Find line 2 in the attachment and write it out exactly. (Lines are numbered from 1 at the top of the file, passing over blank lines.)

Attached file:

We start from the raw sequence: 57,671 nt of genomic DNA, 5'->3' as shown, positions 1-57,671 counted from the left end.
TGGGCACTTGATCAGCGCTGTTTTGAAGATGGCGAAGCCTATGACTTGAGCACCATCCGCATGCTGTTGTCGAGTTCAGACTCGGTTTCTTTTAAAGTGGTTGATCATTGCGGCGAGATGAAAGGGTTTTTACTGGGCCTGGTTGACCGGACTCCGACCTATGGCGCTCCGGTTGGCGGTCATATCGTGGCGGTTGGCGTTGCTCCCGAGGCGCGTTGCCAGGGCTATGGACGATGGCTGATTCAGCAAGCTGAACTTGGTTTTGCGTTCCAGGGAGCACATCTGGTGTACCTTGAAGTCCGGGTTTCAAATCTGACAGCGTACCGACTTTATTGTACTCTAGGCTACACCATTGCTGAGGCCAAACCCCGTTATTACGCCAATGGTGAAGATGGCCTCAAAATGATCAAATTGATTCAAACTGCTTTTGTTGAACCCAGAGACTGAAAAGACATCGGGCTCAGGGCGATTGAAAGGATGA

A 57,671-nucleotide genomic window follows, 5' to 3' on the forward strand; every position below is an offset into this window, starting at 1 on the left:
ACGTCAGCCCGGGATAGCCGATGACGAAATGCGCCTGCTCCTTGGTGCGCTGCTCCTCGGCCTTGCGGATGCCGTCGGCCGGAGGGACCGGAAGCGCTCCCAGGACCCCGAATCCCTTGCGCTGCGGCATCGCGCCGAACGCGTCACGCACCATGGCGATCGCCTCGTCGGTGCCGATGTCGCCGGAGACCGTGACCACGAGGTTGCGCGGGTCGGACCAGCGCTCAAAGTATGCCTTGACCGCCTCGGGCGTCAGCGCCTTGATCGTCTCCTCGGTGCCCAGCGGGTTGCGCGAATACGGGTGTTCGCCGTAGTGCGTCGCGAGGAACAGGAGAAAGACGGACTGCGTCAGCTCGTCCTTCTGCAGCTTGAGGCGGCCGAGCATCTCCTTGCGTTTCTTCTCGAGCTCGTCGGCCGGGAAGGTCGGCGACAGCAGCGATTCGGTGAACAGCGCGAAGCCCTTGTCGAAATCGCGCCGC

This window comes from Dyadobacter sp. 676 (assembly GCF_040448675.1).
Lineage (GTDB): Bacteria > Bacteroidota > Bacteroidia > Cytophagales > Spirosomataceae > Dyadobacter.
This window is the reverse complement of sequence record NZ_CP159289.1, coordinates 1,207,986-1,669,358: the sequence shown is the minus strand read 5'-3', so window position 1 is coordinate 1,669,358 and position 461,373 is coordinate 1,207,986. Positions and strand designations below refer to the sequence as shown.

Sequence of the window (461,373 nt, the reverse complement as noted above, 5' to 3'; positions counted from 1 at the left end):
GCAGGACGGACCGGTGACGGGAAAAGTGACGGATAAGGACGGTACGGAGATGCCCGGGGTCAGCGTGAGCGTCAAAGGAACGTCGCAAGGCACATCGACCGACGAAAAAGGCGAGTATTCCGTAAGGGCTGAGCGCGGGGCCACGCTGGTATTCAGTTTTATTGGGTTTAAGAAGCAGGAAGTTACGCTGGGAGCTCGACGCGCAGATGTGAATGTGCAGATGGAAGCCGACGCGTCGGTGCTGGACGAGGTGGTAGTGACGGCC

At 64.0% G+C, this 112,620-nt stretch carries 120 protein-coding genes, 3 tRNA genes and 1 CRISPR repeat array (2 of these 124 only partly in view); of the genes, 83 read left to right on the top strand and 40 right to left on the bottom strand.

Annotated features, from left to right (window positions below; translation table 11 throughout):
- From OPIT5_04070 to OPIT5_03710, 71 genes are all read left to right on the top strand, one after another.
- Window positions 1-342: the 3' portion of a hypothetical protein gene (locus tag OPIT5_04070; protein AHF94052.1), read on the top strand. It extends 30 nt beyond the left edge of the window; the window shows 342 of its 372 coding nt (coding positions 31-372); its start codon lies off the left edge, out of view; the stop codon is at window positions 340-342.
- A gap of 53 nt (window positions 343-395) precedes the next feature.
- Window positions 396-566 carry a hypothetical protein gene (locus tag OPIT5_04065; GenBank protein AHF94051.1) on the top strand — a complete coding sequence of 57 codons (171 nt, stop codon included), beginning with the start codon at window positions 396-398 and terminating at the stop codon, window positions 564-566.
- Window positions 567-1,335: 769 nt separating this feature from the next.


TGGGCACTTGATCAGCGCTGTTTTGAAGATGGCGAAGCCTATGACTTGAGCACCATCCGCATGCTGTTGTCGAGTTCAGACTCGGTTTCTTTTAAAGTGGTTGATCATTGCGGCGAGATGAAAGGGTTTTTACTGGGCCTGGTTGACCGGACTCCGACCTATGGCGCTCCGGTTGGCGGTCATATCGTGGCGGTTGGCGTTGCTCCCGAGGCGCGTTGCCAGGGCTATGGACGATGGCTGATTCAGCAAGCTGAACTTGGTTTTGCGTTCCAGGGAGCACATCTGGTGTACCTTGAAGTCCGGGTTTCAAATCTGACAGCGTACCGACTTTATTGTACTCTAGGCTACACCATTGCTGAGGCCAAACCCCGTTATTACGCCAATGGTGAAGATGGCCTCAAAATGATCAAATTGATTCAAACTGCTTTTGTTGAACCCAGAGACTGAAAAGACATCGGGCTCAGGGCGATTGAAAGGATGA